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Color palette

Color palette
© BA Antiquities Museum/E. Omar


showcase 2

Color palette

Category:
Tools and equipment, writing and drawing equipment, palettes
Date:
Ancient Egyptian period, New Kingdom (1550-1069 BCE)
Provenance:
Upper Egypt, Giza, Saqqara
Material(s):
Non-organic material, mineral, siltstone (schist)
Height:
1.5 cm;
Length:
11.8 cm;
Width:
5.8 cm
Hall:
Ancient Egyptian Antiquities, showcase 2


Description

It is easy to tell from the traces in the receptacles that this palette was used to dilute red ochre and lamp black. The hole, at one side, is either for suspension or to tie together, as shown in the hieroglyphic sign Sesh, the palette with a cylindrical holder (for reed pens) and a circular lather bag for pigment pellets. The scribe carried the tied equipment either in his hand or on his shoulder.

Colours

The principal colours of a scribe’s palette were manufactured from naturally occurring substances. White came from calcium carbonate (chalk) or calcium sulfate (gypsum). Black was carbon from charcoal or deposited soot. Ochers, ranging from yellow to red to dark brown, originated from naturally occurring iron oxide. The colour blue was composed originally of Azurite (copper carbonate) from Sinai and the Eastern Desert; later it was manufactured from a pigment called “blue frit” or more commonly “Egyptian blue”, made from a compound of heated quartz, lime, and alkalis (natron or plant ash), ground malachite, and calcium carbonate. This same mixture was used in the manufacture of “faience”, commonly used to make beads, amulets and figurines. Green pigment was derived from pulverized copper ores such as malachite or from a mixture of yellow ochre with blue frit.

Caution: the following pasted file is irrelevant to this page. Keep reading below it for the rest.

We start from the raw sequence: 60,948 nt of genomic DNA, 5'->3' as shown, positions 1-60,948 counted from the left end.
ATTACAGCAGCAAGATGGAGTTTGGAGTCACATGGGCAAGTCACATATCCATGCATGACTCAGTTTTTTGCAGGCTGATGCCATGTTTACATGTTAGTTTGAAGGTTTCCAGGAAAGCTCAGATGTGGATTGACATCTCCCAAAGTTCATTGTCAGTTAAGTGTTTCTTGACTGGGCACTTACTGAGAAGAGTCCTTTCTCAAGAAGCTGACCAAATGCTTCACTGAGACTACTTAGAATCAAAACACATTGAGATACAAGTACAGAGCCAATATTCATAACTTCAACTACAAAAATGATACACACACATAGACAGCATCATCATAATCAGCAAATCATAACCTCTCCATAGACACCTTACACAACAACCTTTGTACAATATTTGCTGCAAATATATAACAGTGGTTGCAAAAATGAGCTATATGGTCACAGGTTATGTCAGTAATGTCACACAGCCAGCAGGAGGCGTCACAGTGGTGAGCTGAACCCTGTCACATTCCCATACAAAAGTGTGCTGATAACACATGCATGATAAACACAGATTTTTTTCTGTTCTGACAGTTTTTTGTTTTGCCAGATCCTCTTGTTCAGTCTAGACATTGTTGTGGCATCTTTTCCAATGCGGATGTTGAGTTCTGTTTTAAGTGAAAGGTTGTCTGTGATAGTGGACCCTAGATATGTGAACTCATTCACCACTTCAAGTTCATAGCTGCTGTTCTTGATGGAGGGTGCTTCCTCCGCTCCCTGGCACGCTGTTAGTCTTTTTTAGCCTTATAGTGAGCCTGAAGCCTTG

Other secondary colours were obtained by mixing the primaries: grey (black and white), pink (red and white), brown (red and black), and other combinations for different shades.

Colour Symbolism

In painting, colour had a symbolic meaning to ancient Egyptians. Black the colour of the fertile soil, symbolized fertility, renewal, and the underworld. Red symbolizes fire, blood, the desert, and chaos since it is the colour of the god Seth. Green carried connotations of fresh vegetation, vigor, and regeneration; the deity Osiris was frequently shown with green skin to signify his resurrection, and in the 20th dynasty, coffin faces were often painted green to identify the deceased with Osiris and thus to guarantee rebirth. White implied purity so it became the colour of the clothes worn by ritual specialists. Yellow was a solar colour connoting the sun, the flesh and bones of the Gods. Blue, associated with water and heavens, was frequently found in the bodies, beards, and wigs of deities.

Technique

The Egyptian technique was that of tempra or gouache. Colours were mixed with gum (acacia gum) or glue which would help the pigment to “hold” (forming an ink cake) and enabling it to be applied with the assistance of water.


The information given here is subject to modification/update as a result of ongoing research.

Bibliography
  • James, T.G.H. Egyptian Painting. London: British Museum, 1985.
  • Quirke, Stephen, and Jeffery Spencer. The British Museum Book of Ancient Egypt. London: British Museum, 1992.
  • "Scribes". In The Oxford Encyclopedia of Ancient Egypt, edited by Donald B. Redford. Vol. III. New York : Oxford UniversityPress, 2001.
  • Naissance de l'Ecriture Cunéiformes et Hiéroglyphes, Grand Palais: 7 mai-9 août 1982. Paris : Edition de la Réunion des Musées Nationaux, c 1995, c 1982.
  • Shaw, Ian and Paul Nicholson. The British Museum Dictionary of Ancient Egypt. London: British Museum, 1997.
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